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    Mudlark @replies

    Happy New Year everybody, although I hesitate to utter those sentiments aloud for fear of tempting fate. Certainly the immediate future doesn’t look particularly rosy, but thank you, @winston, for listing some of the positives of 2020.  I’m not entirely sure that slopping around in pyjama bottoms counts entirely as one of those positives: at least I did my best to maintain civilised standards by wearing my best silk kimono over the sleep wear 😉 .*

    Revolution of the Daleks this evening will come as welcome relief after the Who-less desert of the past twelve months, although like you, @blenkinsopthebrave , my expectations are somewhat modest. and I am hoping to be pleasantly surprised.

    Now I’m off to refresh my memory by re-watching Resolution, since I gather that the two  are to some degree linked.


    *One of my French nephews, who has kept in touch by email, was impressed, imagining me drifting around like a slightly decadent late 19th century Romantic.

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    Once again, you beat me to it.

    I subscribe to the Radio Times (dead trees edition) and the issue for 5-11 Dec. arrived yesterday afternoon. Having started to browse it this afternoon and read the fairly lengthy article linked to the cover, I was wondering whether to post here about it. Much of the article in question is taken up with rehashing the history of these most menacing yet engaging of monsters, but it also addresses the reasons for this recent tweaking of the design and makes it clear that any resemblance between the new-look Dalek and the self-assembled Dalek of Resolution is indeed not coincidental. According to guarded hints dropped by Chibnall, although Resolution and Revolution of the Daleks are stand-alone episodes, they are very much linked.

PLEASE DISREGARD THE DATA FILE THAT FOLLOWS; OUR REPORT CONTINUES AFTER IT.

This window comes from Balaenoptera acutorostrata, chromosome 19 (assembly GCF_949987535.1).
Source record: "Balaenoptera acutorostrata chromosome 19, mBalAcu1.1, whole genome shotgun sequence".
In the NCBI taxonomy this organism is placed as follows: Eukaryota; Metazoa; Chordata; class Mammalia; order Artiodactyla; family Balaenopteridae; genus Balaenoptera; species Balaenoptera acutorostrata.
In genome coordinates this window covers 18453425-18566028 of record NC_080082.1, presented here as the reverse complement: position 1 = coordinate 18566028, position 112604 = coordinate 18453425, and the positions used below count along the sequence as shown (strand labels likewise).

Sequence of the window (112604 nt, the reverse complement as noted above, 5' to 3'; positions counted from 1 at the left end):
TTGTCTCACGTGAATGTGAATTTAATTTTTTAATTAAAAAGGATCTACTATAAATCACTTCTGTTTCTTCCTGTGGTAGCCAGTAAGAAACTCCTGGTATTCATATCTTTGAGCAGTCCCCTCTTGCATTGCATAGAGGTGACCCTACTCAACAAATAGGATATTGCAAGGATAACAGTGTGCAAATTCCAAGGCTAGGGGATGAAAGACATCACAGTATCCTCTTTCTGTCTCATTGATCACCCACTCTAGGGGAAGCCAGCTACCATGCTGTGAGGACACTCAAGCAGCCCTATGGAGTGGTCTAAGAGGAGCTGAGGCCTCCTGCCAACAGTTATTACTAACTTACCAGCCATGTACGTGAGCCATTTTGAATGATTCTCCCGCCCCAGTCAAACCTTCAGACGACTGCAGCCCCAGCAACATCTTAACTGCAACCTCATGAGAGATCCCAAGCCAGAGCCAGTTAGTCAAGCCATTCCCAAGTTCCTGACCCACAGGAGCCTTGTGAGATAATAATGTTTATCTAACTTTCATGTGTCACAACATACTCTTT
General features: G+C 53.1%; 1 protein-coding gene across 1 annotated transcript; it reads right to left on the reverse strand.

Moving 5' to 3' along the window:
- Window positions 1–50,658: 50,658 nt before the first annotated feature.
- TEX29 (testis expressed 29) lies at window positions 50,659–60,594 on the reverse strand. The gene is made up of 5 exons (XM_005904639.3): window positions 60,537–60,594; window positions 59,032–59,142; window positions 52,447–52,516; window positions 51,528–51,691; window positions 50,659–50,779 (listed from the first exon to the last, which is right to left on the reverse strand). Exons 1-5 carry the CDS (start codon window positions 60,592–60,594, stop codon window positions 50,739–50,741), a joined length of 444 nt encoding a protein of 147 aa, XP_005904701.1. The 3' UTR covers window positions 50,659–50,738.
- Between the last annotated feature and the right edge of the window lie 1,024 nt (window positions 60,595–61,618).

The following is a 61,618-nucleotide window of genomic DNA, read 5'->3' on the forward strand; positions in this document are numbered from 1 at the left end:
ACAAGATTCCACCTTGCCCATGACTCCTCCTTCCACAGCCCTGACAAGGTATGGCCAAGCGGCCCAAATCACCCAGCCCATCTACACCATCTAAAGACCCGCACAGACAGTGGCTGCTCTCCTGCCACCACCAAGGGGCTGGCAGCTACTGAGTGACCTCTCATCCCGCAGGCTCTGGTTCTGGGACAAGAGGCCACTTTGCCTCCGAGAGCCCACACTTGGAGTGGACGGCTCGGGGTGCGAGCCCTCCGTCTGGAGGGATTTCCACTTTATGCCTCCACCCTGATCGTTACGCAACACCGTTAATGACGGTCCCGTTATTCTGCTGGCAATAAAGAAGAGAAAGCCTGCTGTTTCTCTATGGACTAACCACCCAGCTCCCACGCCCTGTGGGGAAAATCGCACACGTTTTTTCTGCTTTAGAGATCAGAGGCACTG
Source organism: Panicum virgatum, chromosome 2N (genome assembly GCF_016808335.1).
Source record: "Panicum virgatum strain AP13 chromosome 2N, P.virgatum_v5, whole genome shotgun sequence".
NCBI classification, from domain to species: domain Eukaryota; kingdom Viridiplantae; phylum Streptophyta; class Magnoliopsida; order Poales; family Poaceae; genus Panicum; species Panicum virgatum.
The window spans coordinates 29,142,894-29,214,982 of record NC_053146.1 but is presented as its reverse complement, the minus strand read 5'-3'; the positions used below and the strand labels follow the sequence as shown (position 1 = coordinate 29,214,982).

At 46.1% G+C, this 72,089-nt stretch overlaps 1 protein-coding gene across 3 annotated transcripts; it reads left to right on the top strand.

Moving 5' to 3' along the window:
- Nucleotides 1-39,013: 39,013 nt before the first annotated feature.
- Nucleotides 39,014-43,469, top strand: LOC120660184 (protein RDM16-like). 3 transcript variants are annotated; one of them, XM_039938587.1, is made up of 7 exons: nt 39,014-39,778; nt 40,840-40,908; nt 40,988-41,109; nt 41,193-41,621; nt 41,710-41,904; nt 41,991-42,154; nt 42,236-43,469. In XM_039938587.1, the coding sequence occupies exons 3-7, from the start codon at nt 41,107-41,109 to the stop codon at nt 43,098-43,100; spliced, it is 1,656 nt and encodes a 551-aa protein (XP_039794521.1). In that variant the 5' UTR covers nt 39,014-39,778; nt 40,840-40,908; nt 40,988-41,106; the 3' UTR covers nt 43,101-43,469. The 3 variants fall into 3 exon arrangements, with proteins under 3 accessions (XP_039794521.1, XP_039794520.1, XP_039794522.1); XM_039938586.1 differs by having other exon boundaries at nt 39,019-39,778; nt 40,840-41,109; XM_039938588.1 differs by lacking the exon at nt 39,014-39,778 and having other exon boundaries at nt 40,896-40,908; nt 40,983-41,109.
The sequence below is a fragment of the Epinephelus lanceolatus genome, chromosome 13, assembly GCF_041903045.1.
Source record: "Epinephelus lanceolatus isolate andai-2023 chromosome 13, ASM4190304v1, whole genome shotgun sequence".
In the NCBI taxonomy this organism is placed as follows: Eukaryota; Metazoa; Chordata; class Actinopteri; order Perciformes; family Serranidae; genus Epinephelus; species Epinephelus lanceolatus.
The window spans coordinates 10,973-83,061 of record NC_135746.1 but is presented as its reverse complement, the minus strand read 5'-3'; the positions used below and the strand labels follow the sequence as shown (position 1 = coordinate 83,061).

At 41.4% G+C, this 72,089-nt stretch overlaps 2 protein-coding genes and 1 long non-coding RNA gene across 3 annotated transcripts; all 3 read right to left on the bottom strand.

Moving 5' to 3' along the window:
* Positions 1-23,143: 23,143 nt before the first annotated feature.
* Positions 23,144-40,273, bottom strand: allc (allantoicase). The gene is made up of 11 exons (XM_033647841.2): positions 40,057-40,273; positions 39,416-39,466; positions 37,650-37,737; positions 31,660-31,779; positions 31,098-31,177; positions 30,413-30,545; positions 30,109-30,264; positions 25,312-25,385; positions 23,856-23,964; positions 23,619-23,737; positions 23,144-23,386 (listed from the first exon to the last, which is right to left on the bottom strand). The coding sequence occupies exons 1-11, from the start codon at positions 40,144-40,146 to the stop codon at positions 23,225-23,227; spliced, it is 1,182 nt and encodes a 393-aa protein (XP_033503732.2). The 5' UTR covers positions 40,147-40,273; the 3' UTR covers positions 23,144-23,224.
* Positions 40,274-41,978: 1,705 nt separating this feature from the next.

Speaking for myself alone, I’m rather taken with the new look.


    🙄  But then we already know that the Dalek sewers on Skaro are/were/will be revolting  (cf The Witches Familiar)

    As for the scheduling of the holiday season episode, filming was completed late last year, so I presume it will be aired either at Christmas or New Year – probably the latter. Filming of next year’s eight episode series began this month, though for obvious reasons there will be no overseas location work involved.

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    Strangely enough, it was this k.d.lang track that was running through my brain for much of yesterday, and I even thought of signing in to post it myself, not being aware that you had already done so several days previously 🙂

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    @thane16 (puro)

    Good to see you too, but I’m so sorry to read the news about your mother. As you say, it hits hard whenever it comes, and if, as I suspect,  you were not able to be with her at the end, as has been the case in so many C-14 deaths,  it must compound the sense of loss. You are in my thoughts or, as the Quakers say, I hold you in the light.

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    In one sense, yes; we can breathe again and experience at least a brief interval of euphoria.